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How Uber is making traffic even worse

Navigating in Xi'an, China. Photo: Feature China/Barcroft/Getty Images

In the 1930s, New York building commissioner Robert Moses built one highway and bridge after another, with the aim of relieving congestion in America's biggest city. But each time, the result was the same: worse traffic.

What's going on: Eight decades later, transportation experts are observing a similar phenomenon with the world's newest urban innovation: ride-hailing services. According to a major new study, Uber, Lyft and their smaller rivals are clogging major U.S. cities — not relieving congestion — and even more traffic may be on the way when self-driving cars are commonplace.

  • On Thursday, the New York City Council began considering bills aimed at capping ride-sharing services. A vote may come as early as August 8, and any cap would be a first for a U.S. city.

Why it matters: A major promise of the self-driving, ride-hailing future has been cleaner, more walkable, and people-friendly cities, with much more efficient, individual transportation. But if the study — like others before it — is accurate, we are instead heading toward a bigger problem.

Bruce Schaller, a former New York deputy commissioner of transportation and author of the report, tells Axios that when people use a ride-hailing company, they are opting to do so rather than take public transportation, walk or bike. They generally are not choosing between hailing and driving themselves.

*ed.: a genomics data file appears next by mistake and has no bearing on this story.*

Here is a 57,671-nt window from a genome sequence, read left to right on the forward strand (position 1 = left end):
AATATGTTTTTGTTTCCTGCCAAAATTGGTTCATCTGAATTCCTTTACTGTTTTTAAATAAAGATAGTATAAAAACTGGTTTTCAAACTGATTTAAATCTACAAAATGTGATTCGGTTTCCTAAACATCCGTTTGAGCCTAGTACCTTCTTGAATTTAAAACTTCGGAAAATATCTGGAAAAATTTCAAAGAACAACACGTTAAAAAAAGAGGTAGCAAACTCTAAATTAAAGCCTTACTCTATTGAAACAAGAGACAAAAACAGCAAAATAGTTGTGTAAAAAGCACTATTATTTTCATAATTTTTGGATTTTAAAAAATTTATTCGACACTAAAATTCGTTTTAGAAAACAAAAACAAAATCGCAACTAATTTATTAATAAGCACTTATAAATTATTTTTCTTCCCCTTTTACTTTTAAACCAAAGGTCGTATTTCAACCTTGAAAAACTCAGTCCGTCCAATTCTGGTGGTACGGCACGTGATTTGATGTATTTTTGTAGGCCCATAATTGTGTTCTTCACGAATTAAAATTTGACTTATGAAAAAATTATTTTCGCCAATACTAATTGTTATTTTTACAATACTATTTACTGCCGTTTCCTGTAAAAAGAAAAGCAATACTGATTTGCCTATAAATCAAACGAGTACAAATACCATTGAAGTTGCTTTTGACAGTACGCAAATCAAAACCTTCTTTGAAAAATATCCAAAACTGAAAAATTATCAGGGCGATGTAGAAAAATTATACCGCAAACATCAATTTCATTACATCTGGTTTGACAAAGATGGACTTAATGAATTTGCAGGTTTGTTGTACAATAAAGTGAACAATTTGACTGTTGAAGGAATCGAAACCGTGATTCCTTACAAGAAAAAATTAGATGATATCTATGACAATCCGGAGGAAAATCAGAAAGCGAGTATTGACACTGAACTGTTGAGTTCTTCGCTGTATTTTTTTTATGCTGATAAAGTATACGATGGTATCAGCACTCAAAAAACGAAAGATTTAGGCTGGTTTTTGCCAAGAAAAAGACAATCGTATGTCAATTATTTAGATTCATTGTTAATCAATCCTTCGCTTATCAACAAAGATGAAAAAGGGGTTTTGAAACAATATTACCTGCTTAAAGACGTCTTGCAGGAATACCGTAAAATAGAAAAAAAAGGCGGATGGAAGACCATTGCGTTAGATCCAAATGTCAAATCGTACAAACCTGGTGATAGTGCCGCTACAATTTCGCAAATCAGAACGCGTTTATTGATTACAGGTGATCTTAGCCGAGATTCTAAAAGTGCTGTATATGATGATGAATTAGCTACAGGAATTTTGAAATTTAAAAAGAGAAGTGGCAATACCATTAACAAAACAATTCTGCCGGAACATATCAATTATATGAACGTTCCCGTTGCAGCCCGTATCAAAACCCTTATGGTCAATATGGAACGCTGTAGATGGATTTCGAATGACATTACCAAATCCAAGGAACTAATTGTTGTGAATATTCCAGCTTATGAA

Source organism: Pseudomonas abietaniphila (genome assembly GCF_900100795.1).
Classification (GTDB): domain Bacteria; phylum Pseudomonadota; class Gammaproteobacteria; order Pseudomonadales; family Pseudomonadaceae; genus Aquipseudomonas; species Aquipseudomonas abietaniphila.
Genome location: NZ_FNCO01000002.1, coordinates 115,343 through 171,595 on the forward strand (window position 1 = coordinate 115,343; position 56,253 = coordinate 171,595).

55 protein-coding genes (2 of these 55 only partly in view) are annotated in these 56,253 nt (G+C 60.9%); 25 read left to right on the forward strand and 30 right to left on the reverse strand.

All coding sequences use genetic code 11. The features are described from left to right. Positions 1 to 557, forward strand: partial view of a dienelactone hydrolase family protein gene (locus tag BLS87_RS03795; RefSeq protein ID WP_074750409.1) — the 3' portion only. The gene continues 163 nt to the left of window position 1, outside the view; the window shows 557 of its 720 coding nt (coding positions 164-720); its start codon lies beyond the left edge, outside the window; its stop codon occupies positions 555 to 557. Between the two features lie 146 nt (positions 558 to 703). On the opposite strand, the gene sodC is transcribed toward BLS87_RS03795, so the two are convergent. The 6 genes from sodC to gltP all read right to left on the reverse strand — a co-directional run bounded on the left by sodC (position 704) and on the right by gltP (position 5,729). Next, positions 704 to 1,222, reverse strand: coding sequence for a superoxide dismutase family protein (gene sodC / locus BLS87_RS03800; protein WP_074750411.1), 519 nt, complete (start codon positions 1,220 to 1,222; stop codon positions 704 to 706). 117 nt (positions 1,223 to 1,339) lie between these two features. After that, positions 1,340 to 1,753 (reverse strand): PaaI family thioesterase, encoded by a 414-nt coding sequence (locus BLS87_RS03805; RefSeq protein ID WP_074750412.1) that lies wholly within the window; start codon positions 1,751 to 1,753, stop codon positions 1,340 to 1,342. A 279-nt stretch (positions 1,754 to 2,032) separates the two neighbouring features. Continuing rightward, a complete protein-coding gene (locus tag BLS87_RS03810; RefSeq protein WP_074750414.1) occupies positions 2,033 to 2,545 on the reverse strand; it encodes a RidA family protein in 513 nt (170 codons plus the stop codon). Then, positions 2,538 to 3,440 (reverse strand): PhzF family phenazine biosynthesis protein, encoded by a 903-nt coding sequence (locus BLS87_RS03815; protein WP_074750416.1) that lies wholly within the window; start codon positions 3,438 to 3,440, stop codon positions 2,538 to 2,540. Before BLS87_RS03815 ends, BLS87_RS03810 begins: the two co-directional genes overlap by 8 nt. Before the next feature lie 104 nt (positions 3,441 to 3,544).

• U.S. ridership is surging, he said — up 37% last year, to 2.6 billion passengers, from 2016.
  • And hailing added 5.7 billion miles of driving a year to the nine cities in the study compared with six years ago — Boston, Chicago, Los Angeles, Miami, New York, Philadelphia, San Francisco, Seattle and Washington.
  • Uber and other ride-hailing services may not have exacerbated traffic initially. "But now they are clearly a source of congestion, and to deal with congestion you have to deal with them," he said.

Schaller's report aligns with an October study released by UC Davis. It found that, in U.S. cities, 49% to 61% of ride-hailing trips would have not been made at all — or by walking, biking, or public transit.

  • Regina Clewlow, a transportation research scientist and an author of the UC Davis study, told Axios that no one expected such consumer demand for the rides.
  • "Cities were blindsided by the dramatic growth of ride-sharing companies," she said.
  • Clewlow urged continued investment in public transportation. "There’s no way that ride hailing could move people around as efficiently as mass transit."

This outcome also repeats history. In his classic biography of Moses, The Power Broker, Robert Caro described the phenomenon as "traffic generation."

"The more highways were built to alleviate congestion, the more automobiles would pour onto them and congest them and thus force the building of more highways — which would generate more traffic and become congested in their turn in an inexorably widening spiral that contained the most awesome implications for the future of New York and of all urban areas."
— Robert Caro

Schaller disputed a broad consensus among mobility experts that autonomous cars will relieve urban congestion. He said that, instead, self-driving vehicles will create the same dynamic as seen today with ride-hailing. And to the degree the cities become more congested, people will increasingly avoid them, he said.

  • "It will be a disaster for cities and a disaster for these companies," he said.